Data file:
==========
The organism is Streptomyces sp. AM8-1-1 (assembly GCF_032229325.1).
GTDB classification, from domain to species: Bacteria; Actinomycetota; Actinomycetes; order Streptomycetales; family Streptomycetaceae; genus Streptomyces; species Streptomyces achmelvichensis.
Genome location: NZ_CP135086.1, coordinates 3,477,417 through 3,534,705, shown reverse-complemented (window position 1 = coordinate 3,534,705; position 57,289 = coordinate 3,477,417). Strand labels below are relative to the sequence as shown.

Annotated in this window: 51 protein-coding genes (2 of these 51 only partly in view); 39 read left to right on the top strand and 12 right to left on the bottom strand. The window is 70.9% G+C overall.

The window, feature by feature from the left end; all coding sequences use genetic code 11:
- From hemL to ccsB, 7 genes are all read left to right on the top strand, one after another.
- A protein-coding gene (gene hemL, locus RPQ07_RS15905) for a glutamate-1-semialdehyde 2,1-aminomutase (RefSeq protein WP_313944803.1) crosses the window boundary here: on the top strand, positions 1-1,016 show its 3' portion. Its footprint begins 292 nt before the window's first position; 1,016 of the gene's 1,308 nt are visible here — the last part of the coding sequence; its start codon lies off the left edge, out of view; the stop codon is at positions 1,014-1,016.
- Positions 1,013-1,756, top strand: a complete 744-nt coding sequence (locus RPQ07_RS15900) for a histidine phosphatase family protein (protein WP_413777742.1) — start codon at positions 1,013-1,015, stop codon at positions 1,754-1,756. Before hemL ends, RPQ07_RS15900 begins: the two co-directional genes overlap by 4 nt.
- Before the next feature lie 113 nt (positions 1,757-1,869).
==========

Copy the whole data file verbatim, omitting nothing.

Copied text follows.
The organism is Streptomyces sp. AM8-1-1 (assembly GCF_032229325.1).
GTDB classification, from domain to species: Bacteria; Actinomycetota; Actinomycetes; order Streptomycetales; family Streptomycetaceae; genus Streptomyces; species Streptomyces achmelvichensis.
Genome location: NZ_CP135086.1, coordinates 3,477,417 through 3,534,705, shown reverse-complemented (window position 1 = coordinate 3,534,705; position 57,289 = coordinate 3,477,417). Strand labels below are relative to the sequence as shown.

Annotated in this window: 51 protein-coding genes (2 of these 51 only partly in view); 39 read left to right on the top strand and 12 right to left on the bottom strand. The window is 70.9% G+C overall.

The window, feature by feature from the left end; all coding sequences use genetic code 11:
- From hemL to ccsB, 7 genes are all read left to right on the top strand, one after another.
- A protein-coding gene (gene hemL, locus RPQ07_RS15905) for a glutamate-1-semialdehyde 2,1-aminomutase (RefSeq protein WP_313944803.1) crosses the window boundary here: on the top strand, positions 1-1,016 show its 3' portion. Its footprint begins 292 nt before the window's first position; 1,016 of the gene's 1,308 nt are visible here — the last part of the coding sequence; its start codon lies off the left edge, out of view; the stop codon is at positions 1,014-1,016.
- Positions 1,013-1,756, top strand: a complete 744-nt coding sequence (locus RPQ07_RS15900) for a histidine phosphatase family protein (protein WP_413777742.1) — start codon at positions 1,013-1,015, stop codon at positions 1,754-1,756. Before hemL ends, RPQ07_RS15900 begins: the two co-directional genes overlap by 4 nt.
- Before the next feature lie 113 nt (positions 1,757-1,869).